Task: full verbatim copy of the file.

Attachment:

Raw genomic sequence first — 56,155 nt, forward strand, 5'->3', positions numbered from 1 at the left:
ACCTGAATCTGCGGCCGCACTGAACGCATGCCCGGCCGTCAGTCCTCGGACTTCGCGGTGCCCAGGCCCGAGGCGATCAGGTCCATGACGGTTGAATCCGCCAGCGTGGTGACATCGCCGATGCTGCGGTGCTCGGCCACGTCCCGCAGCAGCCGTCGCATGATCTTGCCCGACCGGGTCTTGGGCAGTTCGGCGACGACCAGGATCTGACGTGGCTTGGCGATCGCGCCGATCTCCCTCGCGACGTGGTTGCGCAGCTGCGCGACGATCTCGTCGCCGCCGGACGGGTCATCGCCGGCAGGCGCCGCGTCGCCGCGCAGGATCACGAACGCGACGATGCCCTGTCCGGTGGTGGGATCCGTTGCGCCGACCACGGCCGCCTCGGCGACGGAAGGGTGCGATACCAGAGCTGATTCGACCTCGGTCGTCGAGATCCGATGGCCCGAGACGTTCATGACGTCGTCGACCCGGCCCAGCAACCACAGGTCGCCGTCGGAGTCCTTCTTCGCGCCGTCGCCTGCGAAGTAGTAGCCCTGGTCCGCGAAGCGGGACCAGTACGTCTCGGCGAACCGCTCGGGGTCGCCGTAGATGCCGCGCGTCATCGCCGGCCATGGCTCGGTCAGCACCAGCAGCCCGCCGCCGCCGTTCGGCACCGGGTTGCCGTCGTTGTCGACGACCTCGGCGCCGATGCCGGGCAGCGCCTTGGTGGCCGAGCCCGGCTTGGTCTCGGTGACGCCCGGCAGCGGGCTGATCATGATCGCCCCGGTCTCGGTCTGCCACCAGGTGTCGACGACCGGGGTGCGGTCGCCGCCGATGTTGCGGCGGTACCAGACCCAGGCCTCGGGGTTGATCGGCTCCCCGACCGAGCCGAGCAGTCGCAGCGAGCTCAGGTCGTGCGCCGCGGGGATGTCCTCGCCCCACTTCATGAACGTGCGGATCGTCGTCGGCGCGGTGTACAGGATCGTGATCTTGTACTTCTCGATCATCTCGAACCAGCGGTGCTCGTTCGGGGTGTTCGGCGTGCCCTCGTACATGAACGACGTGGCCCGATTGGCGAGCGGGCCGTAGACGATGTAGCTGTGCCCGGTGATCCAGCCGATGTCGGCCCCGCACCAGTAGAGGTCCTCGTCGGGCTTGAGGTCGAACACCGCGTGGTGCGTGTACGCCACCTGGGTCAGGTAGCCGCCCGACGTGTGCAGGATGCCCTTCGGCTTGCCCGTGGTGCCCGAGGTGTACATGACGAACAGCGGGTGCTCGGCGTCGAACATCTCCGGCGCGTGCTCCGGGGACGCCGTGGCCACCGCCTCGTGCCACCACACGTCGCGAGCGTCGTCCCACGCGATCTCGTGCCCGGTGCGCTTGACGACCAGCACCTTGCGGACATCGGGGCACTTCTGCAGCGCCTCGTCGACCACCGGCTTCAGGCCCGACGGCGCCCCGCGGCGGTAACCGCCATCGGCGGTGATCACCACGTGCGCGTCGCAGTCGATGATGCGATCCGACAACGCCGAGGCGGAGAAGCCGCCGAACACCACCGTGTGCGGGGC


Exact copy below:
Raw genomic sequence first — 56,155 nt, forward strand, 5'->3', positions numbered from 1 at the left:
ACCTGAATCTGCGGCCGCACTGAACGCATGCCCGGCCGTCAGTCCTCGGACTTCGCGGTGCCCAGGCCCGAGGCGATCAGGTCCATGACGGTTGAATCCGCCAGCGTGGTGACATCGCCGATGCTGCGGTGCTCGGCCACGTCCCGCAGCAGCCGTCGCATGATCTTGCCCGACCGGGTCTTGGGCAGTTCGGCGACGACCAGGATCTGACGTGGCTTGGCGATCGCGCCGATCTCCCTCGCGACGTGGTTGCGCAGCTGCGCGACGATCTCGTCGCCGCCGGACGGGTCATCGCCGGCAGGCGCCGCGTCGCCGCGCAGGATCACGAACGCGACGATGCCCTGTCCGGTGGTGGGATCCGTTGCGCCGACCACGGCCGCCTCGGCGACGGAAGGGTGCGATACCAGAGCTGATTCGACCTCGGTCGTCGAGATCCGATGGCCCGAGACGTTCATGACGTCGTCGACCCGGCCCAGCAACCACAGGTCGCCGTCGGAGTCCTTCTTCGCGCCGTCGCCTGCGAAGTAGTAGCCCTGGTCCGCGAAGCGGGACCAGTACGTCTCGGCGAACCGCTCGGGGTCGCCGTAGATGCCGCGCGTCATCGCCGGCCATGGCTCGGTCAGCACCAGCAGCCCGCCGCCGCCGTTCGGCACCGGGTTGCCGTCGTTGTCGACGACCTCGGCGCCGATGCCGGGCAGCGCCTTGGTGGCCGAGCCCGGCTTGGTCTCGGTGACGCCCGGCAGCGGGCTGATCATGATCGCCCCGGTCTCGGTCTGCCACCAGGTGTCGACGACCGGGGTGCGGTCGCCGCCGATGTTGCGGCGGTACCAGACCCAGGCCTCGGGGTTGATCGGCTCCCCGACCGAGCCGAGCAGTCGCAGCGAGCTCAGGTCGTGCGCCGCGGGGATGTCCTCGCCCCACTTCATGAACGTGCGGATCGTCGTCGGCGCGGTGTACAGGATCGTGATCTTGTACTTCTCGATCATCTCGAACCAGCGGTGCTCGTTCGGGGTGTTCGGCGTGCCCTCGTACATGAACGACGTGGCCCGATTGGCGAGCGGGCCGTAGACGATGTAGCTGTGCCCGGTGATCCAGCCGATGTCGGCCCCGCACCAGTAGAGGTCCTCGTCGGGCTTGAGGTCGAACACCGCGTGGTGCGTGTACGCCACCTGGGTCAGGTAGCCGCCCGACGTGTGCAGGATGCCCTTCGGCTTGCCCGTGGTGCCCGAGGTGTACATGACGAACAGCGGGTGCTCGGCGTCGAACATCTCCGGCGCGTGCTCCGGGGACGCCGTGGCCACCGCCTCGTGCCACCACACGTCGCGAGCGTCGTCCCACGCGATCTCGTGCCCGGTGCGCTTGACGACCAGCACCTTGCGGACATCGGGGCACTTCTGCAGCGCCTCGTCGACCACCGGCTTCAGGCCCGACGGCGCCCCGCGGCGGTAACCGCCATCGGCGGTGATCACCACGTGCGCGTCGCAGTCGATGATGCGATCCGACAACGCCGAGGCGGAGAAGCCGCCGAACACCACCGTGTGCGGGGC